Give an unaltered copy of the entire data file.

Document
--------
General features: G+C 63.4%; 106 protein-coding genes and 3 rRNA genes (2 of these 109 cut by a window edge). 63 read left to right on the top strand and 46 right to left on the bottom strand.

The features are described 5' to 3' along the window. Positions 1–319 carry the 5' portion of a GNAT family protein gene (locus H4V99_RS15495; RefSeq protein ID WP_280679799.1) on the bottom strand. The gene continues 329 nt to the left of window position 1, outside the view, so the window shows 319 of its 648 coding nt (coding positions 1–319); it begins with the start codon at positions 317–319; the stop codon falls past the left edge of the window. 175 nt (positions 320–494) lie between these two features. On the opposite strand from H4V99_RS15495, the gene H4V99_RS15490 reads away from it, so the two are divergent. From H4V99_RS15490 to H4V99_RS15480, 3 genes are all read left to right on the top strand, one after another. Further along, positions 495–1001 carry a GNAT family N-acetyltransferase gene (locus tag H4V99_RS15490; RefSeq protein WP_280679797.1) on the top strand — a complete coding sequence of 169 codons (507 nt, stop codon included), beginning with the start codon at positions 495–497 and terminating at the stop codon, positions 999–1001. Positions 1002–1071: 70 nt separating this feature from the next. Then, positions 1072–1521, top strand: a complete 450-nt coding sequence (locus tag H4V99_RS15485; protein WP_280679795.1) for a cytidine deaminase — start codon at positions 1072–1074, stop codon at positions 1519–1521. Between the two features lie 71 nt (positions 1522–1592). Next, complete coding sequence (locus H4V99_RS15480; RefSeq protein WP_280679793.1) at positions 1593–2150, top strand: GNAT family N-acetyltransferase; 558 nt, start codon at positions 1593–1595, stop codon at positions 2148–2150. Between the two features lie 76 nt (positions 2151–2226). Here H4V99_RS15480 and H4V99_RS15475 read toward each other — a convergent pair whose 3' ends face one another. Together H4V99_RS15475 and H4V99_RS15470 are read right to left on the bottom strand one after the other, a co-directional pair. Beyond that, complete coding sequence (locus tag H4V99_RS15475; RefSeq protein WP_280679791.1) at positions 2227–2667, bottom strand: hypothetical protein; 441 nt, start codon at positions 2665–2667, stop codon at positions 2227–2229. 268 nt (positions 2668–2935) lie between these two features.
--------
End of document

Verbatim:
General features: G+C 63.4%; 106 protein-coding genes and 3 rRNA genes (2 of these 109 cut by a window edge). 63 read left to right on the top strand and 46 right to left on the bottom strand.

The features are described 5' to 3' along the window. Positions 1–319 carry the 5' portion of a GNAT family protein gene (locus H4V99_RS15495; RefSeq protein ID WP_280679799.1) on the bottom strand. The gene continues 329 nt to the left of window position 1, outside the view, so the window shows 319 of its 648 coding nt (coding positions 1–319); it begins with the start codon at positions 317–319; the stop codon falls past the left edge of the window. 175 nt (positions 320–494) lie between these two features. On the opposite strand from H4V99_RS15495, the gene H4V99_RS15490 reads away from it, so the two are divergent. From H4V99_RS15490 to H4V99_RS15480, 3 genes are all read left to right on the top strand, one after another. Further along, positions 495–1001 carry a GNAT family N-acetyltransferase gene (locus tag H4V99_RS15490; RefSeq protein WP_280679797.1) on the top strand — a complete coding sequence of 169 codons (507 nt, stop codon included), beginning with the start codon at positions 495–497 and terminating at the stop codon, positions 999–1001. Positions 1002–1071: 70 nt separating this feature from the next. Then, positions 1072–1521, top strand: a complete 450-nt coding sequence (locus tag H4V99_RS15485; protein WP_280679795.1) for a cytidine deaminase — start codon at positions 1072–1074, stop codon at positions 1519–1521. Between the two features lie 71 nt (positions 1522–1592). Next, complete coding sequence (locus H4V99_RS15480; RefSeq protein WP_280679793.1) at positions 1593–2150, top strand: GNAT family N-acetyltransferase; 558 nt, start codon at positions 1593–1595, stop codon at positions 2148–2150. Between the two features lie 76 nt (positions 2151–2226). Here H4V99_RS15480 and H4V99_RS15475 read toward each other — a convergent pair whose 3' ends face one another. Together H4V99_RS15475 and H4V99_RS15470 are read right to left on the bottom strand one after the other, a co-directional pair. Beyond that, complete coding sequence (locus tag H4V99_RS15475; RefSeq protein WP_280679791.1) at positions 2227–2667, bottom strand: hypothetical protein; 441 nt, start codon at positions 2665–2667, stop codon at positions 2227–2229. 268 nt (positions 2668–2935) lie between these two features.